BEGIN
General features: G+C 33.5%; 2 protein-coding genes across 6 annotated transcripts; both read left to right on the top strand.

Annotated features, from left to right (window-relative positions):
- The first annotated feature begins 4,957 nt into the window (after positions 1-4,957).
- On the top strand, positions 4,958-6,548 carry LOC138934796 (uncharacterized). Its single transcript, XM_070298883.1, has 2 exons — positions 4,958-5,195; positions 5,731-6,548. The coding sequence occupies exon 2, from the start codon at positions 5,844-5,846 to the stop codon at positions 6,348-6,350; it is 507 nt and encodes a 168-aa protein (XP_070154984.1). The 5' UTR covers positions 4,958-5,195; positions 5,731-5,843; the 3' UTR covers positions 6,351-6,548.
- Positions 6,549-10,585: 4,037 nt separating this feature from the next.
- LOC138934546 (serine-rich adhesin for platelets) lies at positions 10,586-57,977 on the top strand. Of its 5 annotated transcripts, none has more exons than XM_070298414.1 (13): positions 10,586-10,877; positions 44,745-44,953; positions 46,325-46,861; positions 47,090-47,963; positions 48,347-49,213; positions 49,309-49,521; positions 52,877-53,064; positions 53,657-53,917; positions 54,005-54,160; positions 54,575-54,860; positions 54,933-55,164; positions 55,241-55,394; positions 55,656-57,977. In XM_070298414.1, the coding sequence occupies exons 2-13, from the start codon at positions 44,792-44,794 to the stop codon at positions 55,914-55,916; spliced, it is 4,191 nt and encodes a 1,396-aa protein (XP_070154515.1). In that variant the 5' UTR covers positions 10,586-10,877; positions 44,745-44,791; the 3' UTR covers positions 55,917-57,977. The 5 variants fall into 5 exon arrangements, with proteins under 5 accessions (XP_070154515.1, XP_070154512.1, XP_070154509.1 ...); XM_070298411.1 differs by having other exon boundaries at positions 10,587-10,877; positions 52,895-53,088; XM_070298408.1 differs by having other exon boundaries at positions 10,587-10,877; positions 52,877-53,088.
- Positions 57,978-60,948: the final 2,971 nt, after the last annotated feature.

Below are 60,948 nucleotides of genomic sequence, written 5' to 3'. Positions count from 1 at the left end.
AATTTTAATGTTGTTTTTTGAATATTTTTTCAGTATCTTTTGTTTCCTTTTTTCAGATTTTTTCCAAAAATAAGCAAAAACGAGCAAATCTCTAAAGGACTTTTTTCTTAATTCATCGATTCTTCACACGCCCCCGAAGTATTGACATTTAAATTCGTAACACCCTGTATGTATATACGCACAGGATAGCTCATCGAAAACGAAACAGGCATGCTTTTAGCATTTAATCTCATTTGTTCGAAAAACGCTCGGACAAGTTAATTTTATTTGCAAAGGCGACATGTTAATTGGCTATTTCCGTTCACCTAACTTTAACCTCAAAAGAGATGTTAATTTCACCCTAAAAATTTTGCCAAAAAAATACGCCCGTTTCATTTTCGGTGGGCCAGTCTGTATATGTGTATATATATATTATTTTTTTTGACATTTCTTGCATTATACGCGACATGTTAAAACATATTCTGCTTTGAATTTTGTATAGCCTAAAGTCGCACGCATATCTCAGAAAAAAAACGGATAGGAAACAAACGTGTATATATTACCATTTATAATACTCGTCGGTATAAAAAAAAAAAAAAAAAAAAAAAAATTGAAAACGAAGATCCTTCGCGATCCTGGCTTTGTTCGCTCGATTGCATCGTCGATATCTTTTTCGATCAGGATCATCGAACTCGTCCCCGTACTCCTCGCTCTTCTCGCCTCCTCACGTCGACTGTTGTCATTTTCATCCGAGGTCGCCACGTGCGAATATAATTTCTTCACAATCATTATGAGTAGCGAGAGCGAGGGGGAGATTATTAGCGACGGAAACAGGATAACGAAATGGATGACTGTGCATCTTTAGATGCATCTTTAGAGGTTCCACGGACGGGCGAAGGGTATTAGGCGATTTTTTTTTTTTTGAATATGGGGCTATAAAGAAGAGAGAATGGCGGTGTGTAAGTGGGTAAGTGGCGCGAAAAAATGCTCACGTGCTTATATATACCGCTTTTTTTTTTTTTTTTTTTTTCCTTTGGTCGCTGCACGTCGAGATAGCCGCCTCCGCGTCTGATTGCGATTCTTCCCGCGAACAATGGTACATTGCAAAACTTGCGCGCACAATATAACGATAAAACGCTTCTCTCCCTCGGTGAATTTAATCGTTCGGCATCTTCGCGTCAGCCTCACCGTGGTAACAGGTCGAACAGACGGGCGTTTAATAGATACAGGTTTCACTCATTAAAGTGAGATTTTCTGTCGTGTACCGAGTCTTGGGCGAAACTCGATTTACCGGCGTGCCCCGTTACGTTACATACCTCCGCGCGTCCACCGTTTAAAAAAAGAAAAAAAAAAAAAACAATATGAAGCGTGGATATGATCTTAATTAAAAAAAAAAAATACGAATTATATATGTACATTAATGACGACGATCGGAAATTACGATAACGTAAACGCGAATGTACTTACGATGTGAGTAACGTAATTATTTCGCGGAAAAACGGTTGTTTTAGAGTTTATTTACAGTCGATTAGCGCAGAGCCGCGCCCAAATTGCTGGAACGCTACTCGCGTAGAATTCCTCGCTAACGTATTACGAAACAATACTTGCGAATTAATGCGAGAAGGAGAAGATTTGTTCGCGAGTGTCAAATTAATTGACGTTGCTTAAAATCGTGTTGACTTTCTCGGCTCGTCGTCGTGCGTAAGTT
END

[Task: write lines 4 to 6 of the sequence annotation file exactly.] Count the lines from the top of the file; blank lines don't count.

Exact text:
- On the top strand, positions 4,958-6,548 carry LOC138934796 (uncharacterized). Its single transcript, XM_070298883.1, has 2 exons — positions 4,958-5,195; positions 5,731-6,548. The coding sequence occupies exon 2, from the start codon at positions 5,844-5,846 to the stop codon at positions 6,348-6,350; it is 507 nt and encodes a 168-aa protein (XP_070154984.1). The 5' UTR covers positions 4,958-5,195; positions 5,731-5,843; the 3' UTR covers positions 6,351-6,548.
- Positions 6,549-10,585: 4,037 nt separating this feature from the next.
- LOC138934546 (serine-rich adhesin for platelets) lies at positions 10,586-57,977 on the top strand. Of its 5 annotated transcripts, none has more exons than XM_070298414.1 (13): positions 10,586-10,877; positions 44,745-44,953; positions 46,325-46,861; positions 47,090-47,963; positions 48,347-49,213; positions 49,309-49,521; positions 52,877-53,064; positions 53,657-53,917; positions 54,005-54,160; positions 54,575-54,860; positions 54,933-55,164; positions 55,241-55,394; positions 55,656-57,977. In XM_070298414.1, the coding sequence occupies exons 2-13, from the start codon at positions 44,792-44,794 to the stop codon at positions 55,914-55,916; spliced, it is 4,191 nt and encodes a 1,396-aa protein (XP_070154515.1). In that variant the 5' UTR covers positions 10,586-10,877; positions 44,745-44,791; the 3' UTR covers positions 55,917-57,977. The 5 variants fall into 5 exon arrangements, with proteins under 5 accessions (XP_070154515.1, XP_070154512.1, XP_070154509.1 ...); XM_070298411.1 differs by having other exon boundaries at positions 10,587-10,877; positions 52,895-53,088; XM_070298408.1 differs by having other exon boundaries at positions 10,587-10,877; positions 52,877-53,088.